|The Han River, Da Nang city centre.|
I’ll warn you in advance, this is going to go on a bit longer than my Hanoi and Ho Chi Minh posts. I swept through those places in a few days each, but Da Nang has beaches and mountains and a more modern, chilled-out feel to it that’s caused me to end up spending far more time here.
While crossing the road still involves stepping out into a dozen rows of mopeds at once, Da Nang’s long, straight roads are much easier to navigate your way around (in my opinion) than the hectic web of alleyways the other big cities will throw at you. As someone at my first hostel said, it’s the only place in Vietnam that feels like it’s had town planning.
The city centre sits on the airport side of the Han River, and a crossing over the fire-breathing dragon bridge (no, really) takes you to the beach end of town, where you can spot the statue of Lady Buddha in the distance as well as views out to the Ba Na Hills and peninsula, from clean sand and year-round warm water.
At the time of writing this, a lot of the beach side of the city is under construction. The hostels are all shiny and new, the beaches always seem to be blissfully empty and thankfully I’ve yet to be disturbed by any noise from the masses of bamboo-scaffolded buildings nearby.
For a fiver a night it’s easy to get great accommodation here wherever in the city you are. In the city centre, Funtastic Da Nang is ludicrously cheap luxury with all the best shops and street food right on the doorstep. Sister hostel Funtastic Beach and nearby G’local are both amazing if you’d rather be close to the sand (although if you really can’t be bothered to walk from your chosen spot to the other side of town, taxis are never more than about £2).
|Lazy photography from a hot day|
Famed for its excellent street food, there are numerous tours you can do that will help you find the best authentic local dishes- but if you’re on a tight budget, do what I did and wait for someone else at your hostel to do a tour and tell you where to go afterwards! Thanks, Google maps, for your “drop pin” map feature, which helped in locating great streetside Bahn Mi on Duong Phan Dinh Phung and stellar spring rolls on Phuong Tan Chinh.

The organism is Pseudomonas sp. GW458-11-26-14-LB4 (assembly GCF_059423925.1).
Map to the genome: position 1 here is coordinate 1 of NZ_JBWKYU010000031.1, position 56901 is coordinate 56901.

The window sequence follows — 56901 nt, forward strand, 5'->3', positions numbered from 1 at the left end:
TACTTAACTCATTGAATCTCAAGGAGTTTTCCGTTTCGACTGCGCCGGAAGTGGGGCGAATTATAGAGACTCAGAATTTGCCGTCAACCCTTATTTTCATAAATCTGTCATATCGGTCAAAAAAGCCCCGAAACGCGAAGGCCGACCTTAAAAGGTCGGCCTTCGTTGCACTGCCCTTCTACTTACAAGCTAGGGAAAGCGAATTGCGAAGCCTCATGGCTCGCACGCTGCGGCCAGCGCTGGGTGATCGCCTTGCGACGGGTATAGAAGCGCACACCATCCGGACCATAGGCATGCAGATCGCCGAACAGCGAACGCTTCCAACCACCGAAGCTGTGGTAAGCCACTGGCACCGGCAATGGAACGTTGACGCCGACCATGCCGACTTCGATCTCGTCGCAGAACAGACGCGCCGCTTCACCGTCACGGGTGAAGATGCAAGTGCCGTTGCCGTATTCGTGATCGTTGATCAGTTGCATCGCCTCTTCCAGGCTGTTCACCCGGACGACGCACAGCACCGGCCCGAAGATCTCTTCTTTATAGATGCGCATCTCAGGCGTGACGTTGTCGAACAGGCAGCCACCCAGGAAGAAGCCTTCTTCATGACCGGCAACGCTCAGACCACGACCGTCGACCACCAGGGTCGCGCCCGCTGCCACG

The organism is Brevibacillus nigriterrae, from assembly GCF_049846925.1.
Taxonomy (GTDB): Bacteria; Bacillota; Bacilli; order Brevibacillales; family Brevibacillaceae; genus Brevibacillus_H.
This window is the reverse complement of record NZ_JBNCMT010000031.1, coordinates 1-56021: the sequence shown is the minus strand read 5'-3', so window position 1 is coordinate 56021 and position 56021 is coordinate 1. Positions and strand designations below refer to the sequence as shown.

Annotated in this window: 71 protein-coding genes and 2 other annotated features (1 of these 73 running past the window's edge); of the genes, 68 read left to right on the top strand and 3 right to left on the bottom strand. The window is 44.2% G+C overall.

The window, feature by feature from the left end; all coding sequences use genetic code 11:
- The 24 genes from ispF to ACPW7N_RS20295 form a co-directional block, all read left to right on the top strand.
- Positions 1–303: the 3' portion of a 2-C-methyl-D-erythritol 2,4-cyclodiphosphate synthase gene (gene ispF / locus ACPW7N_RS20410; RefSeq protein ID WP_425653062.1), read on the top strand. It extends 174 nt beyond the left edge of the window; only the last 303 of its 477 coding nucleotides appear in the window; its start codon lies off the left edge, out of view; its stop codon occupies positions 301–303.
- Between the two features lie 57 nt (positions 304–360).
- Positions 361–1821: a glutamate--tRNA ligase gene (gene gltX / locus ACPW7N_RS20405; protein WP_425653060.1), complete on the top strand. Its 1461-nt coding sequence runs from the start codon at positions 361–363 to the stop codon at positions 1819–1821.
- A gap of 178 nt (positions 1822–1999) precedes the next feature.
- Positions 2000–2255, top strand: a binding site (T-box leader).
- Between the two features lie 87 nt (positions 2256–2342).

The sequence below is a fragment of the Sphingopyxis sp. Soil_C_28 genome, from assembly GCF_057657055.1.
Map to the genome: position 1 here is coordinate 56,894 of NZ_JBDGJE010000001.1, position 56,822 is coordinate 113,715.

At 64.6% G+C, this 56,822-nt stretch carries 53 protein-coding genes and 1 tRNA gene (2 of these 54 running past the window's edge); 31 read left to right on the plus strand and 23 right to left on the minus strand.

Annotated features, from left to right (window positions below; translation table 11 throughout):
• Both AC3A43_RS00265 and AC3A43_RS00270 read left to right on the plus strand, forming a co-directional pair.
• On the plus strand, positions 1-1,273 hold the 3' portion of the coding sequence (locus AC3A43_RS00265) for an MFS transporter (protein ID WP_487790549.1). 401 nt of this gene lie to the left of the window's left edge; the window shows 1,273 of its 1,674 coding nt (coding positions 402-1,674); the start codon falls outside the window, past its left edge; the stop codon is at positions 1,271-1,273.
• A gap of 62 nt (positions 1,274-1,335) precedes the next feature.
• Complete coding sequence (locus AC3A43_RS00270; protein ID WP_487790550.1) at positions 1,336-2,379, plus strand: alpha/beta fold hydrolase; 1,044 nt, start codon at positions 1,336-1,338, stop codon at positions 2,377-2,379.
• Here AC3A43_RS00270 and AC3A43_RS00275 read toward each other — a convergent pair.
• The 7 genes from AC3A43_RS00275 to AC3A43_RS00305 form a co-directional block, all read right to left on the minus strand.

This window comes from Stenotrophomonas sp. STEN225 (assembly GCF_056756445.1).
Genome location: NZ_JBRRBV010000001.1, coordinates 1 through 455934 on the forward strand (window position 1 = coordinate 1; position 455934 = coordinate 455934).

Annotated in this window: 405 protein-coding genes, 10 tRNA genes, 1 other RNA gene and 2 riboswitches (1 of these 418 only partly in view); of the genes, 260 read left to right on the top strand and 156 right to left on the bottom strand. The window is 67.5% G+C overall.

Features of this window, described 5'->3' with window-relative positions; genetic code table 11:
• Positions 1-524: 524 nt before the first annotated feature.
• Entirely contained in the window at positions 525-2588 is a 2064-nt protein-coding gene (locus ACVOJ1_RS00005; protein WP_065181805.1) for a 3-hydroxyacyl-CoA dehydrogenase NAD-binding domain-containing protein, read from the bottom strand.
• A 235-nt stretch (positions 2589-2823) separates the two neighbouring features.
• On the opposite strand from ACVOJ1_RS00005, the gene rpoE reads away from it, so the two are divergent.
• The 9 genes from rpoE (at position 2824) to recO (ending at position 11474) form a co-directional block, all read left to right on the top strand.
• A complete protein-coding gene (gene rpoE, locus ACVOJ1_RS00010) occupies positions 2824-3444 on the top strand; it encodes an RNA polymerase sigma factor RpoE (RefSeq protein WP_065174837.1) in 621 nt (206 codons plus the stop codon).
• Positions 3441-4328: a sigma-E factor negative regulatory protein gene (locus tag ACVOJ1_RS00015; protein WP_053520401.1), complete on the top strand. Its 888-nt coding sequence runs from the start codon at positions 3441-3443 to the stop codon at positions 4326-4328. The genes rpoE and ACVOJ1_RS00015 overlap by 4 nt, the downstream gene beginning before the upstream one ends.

If Vietnamese food has gotten repetitive then fret not, as well as places like Oasis tapas and Burger Bros in the My Khe beach area (both of which do decent veggie options) there are also plenty of backpacker-targeted destinations along Bach Dang street where you can fill up on home comforts looking out over the river.
If you’re here on a Saturday or Sunday night, keep your eye on the dragon bridge at 9pm because it can and will breathe fire!
If you’re more interested in shopping then fret not once more, as well as the very western Vincom centre and mega-market Big C, you can trawl for bargains at the Han or Con markets, not far from Bach Dang.
Like any indoor market in Vietnam, these sell just about anything you could possibly want to buy, stacked floor to ceiling in stands a foot or two apart. Han Market makes the marketplace in Hue look tremendously spacious, so watch out if you get twitchy in small spaces because there are a lot of smells, sounds and colours to absorb here all while squeezing sideways between stalls.
I’ve chosen to show you this one using a photo of the stairs, because there is more space there than anywhere else and looking at my other photos makes me feel like my head is going to explode.
|Probably real dragons.|
Just outside of Da Nang you’ll find the marble mountains, where you can see these happy little dragon chaps and Instagram-pleasing views like the cave below. A taxi for up to four people is around 120,000 dong from the city centre (£4) but you can easily motorbike it if you’re travelling on two wheels- you’ve really only got to go up one straight road for most of the short journey.
Entry to the caves and pagodas of the “main” mountain costs 15,000 dong (just under 50p) and for an extra 15,000 you can even take a lift most of the way up. Yes, there is a lift. Up the side of a mountain.
Don’t start at gate 1 like I did first time around- it’s one unyielding marathon of huge slippery marble steps and particularly in the 34C “winter” heat it becomes an unnecessary trauma when you realise the steps at the other end of the mountain are split into lots of shorter sections by various relics and things to catch your breath infront of.
I wish more mountains had steps and a lift.
Another thing to remember is to wear appropriate footwear for clambering up out of bouldery caves (flipflops proved to be unhelpful) and if you want to actually go inside the pagodas, remember to take something to cover your knees and shoulders with so as not to startle any monks.
|Conspicuous rave buddha|
Da Nang is an easy and obvious stopping point whether you’re taking a train or a bus (or even a flight) in either direction, and I’d definitely suggest spending a few days here between Hue and Hoi An before you begin an inevitable new long journey elsewhere.